I gained a lot from this book and have a sneaking suspicion that it's the type of book that will bring something new to me every time I read it.
The biggest complaint readers have with "Don't Sweat the Small Stuff" by Richard Carlson is that it is filled with simple, antedotal remedies for reduThe biggest complaint readers have with "Don't Sweat the Small Stuff" by Richard Carlson is that it is filled with simple, antedotal remedies for reducing stress in your life. However, for me, that was the beauty of it.
The gems of this book include the super short chapters (easy to dip in and out of) and simple, unpreachy suggestions. Simple, common-sense approaches mean that these suggestions are easy to implement (if need be).
What can be wrong about a book that wishes to lower stress and negativity in your life and increase joy and happiness. I wouldn't hesitate to recommend it....more
Quite simply, I adored The Bounce Back Book by Karen Salmansohn. In fact I don’t think words exist for how I feel about this book. It’s a hug in bookQuite simply, I adored The Bounce Back Book by Karen Salmansohn. In fact I don’t think words exist for how I feel about this book. It’s a hug in book form.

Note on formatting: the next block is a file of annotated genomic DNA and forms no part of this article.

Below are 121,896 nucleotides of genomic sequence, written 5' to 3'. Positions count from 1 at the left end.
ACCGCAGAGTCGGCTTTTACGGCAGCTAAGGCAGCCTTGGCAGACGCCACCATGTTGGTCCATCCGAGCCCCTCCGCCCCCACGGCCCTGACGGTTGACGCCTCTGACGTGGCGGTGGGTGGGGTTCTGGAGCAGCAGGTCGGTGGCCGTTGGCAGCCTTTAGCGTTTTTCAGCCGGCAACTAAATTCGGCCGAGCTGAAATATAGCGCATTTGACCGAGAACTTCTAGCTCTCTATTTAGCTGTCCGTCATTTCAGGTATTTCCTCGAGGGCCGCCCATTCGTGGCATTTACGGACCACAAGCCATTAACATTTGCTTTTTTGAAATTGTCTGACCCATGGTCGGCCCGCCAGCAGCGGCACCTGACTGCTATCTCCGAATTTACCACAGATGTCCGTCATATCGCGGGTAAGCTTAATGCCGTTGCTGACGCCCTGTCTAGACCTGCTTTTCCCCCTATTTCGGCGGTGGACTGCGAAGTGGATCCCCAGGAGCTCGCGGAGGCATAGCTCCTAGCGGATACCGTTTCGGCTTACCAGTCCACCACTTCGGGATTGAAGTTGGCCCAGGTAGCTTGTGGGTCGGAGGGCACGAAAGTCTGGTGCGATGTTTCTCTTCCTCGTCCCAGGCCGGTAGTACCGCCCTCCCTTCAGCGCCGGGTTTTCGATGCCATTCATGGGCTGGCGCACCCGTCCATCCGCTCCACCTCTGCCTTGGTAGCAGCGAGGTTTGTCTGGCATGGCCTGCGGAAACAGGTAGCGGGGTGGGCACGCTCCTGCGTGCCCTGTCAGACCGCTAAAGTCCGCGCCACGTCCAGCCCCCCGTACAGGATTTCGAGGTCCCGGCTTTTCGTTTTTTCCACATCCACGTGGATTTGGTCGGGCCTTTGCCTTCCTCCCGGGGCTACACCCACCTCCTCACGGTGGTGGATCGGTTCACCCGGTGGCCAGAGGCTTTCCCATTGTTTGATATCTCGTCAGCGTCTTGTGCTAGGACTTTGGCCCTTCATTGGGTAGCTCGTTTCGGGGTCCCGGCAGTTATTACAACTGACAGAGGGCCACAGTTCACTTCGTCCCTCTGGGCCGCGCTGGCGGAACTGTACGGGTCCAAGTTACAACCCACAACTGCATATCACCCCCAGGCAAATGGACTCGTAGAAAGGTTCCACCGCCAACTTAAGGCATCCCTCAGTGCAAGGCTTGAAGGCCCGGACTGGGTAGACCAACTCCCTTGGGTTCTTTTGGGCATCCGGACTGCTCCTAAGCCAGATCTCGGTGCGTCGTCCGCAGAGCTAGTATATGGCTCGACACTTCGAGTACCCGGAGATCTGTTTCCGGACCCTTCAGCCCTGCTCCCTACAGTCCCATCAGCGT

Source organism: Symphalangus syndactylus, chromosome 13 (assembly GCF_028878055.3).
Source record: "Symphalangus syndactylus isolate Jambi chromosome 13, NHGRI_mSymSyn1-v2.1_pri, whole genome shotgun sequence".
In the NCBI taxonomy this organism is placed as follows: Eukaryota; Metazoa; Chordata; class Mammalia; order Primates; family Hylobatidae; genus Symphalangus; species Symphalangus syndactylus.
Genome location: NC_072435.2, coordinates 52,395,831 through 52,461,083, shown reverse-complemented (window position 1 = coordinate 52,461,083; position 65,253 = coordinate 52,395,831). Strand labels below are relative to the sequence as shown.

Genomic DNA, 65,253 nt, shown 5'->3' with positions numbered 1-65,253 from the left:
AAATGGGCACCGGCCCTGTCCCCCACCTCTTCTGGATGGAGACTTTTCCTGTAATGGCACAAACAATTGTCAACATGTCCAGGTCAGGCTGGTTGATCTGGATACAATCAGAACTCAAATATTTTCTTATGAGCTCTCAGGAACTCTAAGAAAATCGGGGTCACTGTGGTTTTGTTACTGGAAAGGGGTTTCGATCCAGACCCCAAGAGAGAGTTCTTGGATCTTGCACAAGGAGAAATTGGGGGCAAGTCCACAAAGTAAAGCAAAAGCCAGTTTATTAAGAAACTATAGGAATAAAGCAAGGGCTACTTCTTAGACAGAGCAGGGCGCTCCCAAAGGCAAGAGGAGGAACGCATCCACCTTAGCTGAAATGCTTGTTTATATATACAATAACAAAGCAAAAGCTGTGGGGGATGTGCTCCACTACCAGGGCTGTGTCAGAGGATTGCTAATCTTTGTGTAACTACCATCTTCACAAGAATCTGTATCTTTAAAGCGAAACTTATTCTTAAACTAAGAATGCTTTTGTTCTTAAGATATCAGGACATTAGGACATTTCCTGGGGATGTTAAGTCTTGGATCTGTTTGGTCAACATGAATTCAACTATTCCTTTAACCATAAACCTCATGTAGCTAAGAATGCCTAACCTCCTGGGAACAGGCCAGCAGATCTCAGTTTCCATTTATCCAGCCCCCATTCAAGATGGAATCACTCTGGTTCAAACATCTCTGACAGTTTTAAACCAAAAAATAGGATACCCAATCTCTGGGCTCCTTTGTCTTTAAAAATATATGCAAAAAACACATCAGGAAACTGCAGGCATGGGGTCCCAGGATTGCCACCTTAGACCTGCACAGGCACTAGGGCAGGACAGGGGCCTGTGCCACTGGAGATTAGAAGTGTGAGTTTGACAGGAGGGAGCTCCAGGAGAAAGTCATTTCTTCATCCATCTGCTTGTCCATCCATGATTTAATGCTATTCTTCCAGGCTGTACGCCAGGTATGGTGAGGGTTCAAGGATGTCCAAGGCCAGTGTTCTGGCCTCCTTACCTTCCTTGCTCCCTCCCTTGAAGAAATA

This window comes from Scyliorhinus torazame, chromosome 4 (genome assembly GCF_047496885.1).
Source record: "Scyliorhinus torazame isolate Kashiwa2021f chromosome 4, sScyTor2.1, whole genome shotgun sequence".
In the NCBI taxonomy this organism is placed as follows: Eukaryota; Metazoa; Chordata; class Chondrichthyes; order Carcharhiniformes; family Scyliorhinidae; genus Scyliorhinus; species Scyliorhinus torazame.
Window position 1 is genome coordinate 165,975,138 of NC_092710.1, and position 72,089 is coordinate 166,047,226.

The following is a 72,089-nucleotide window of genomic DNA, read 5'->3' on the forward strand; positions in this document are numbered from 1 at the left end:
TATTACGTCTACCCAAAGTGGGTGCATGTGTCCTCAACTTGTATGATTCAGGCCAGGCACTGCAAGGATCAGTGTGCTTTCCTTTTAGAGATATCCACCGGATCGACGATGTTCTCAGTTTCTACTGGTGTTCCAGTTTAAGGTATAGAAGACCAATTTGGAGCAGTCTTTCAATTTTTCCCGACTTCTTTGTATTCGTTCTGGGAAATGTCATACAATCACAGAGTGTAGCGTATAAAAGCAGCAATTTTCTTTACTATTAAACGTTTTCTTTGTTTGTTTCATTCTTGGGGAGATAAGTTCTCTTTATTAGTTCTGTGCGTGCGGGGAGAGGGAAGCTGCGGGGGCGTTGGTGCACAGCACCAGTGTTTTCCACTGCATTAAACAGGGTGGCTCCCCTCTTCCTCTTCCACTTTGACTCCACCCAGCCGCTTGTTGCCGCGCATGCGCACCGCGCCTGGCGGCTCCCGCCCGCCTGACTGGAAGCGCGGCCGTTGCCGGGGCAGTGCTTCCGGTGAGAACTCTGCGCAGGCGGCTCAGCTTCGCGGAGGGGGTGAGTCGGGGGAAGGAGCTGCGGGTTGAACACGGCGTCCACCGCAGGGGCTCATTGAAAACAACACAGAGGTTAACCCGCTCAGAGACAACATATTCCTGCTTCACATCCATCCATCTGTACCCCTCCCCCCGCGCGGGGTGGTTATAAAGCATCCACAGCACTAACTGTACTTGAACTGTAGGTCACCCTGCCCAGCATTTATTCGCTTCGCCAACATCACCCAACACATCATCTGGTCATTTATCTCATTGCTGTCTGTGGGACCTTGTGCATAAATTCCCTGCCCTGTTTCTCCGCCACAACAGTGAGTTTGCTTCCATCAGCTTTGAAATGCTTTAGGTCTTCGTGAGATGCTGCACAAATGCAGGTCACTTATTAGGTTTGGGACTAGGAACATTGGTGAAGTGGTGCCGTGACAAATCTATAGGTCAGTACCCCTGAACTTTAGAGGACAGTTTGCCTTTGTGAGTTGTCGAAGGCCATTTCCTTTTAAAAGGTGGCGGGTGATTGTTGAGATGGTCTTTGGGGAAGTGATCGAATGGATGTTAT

I’m all for self-improvement and making the most of our time here but I’m not overly-keen on “self-help” books: pages and pages AND PAGES of dreary and mind-numbing research. No thank you. I’d rather stay in an emotional mire!
So why did I then pick up The Bounce Back Book? Thanks to a mistaken Google search, I ended up on Salmansohn’s website, www.notsalmon.com , and instantly and categorically fell in love with her joie de vivre. So much so, I found myself on Amazon and ordered the book.
It surpassed my expectations and finding it so delightful, I paused a third of the way through and thanks to the app on my ‘phone, ordered two copies for two friends there and then.
With everything going on in the world today - so much sadness, tragedy and violence - I love how there's this one woman tour de force on a mission to spread as much peace, joy, contentment, happiness and healing as possible.
“One person can make a difference and every person should try.” John F Kennedy
You can easily read this book in one sitting but I guarantee you will go back to it time and time again. Fantastic, five star and well worth buying! ...more
After reading this book, I'm a little reluctant to be completely honest about it. I don't want to put 'negativity' out there (feels like it defeats thAfter reading this book, I'm a little reluctant to be completely honest about it. I don't want to put 'negativity' out there (feels like it defeats the purpose of reading a book called "The Art of Happiness") but I was a little disappointed!
It must be said that I adored every snippet, sentence, reading and philosophical thought by the Dalai Lama within this book. I also loved the idea of then re-interpreting these musings to relate to the Western world and non-Buddhists. However, sadly, somewhere along the way, it lost some of its impact. At times I found the book to be more about Cutler than the actual art of happiness. As a result, I laboured to finish it.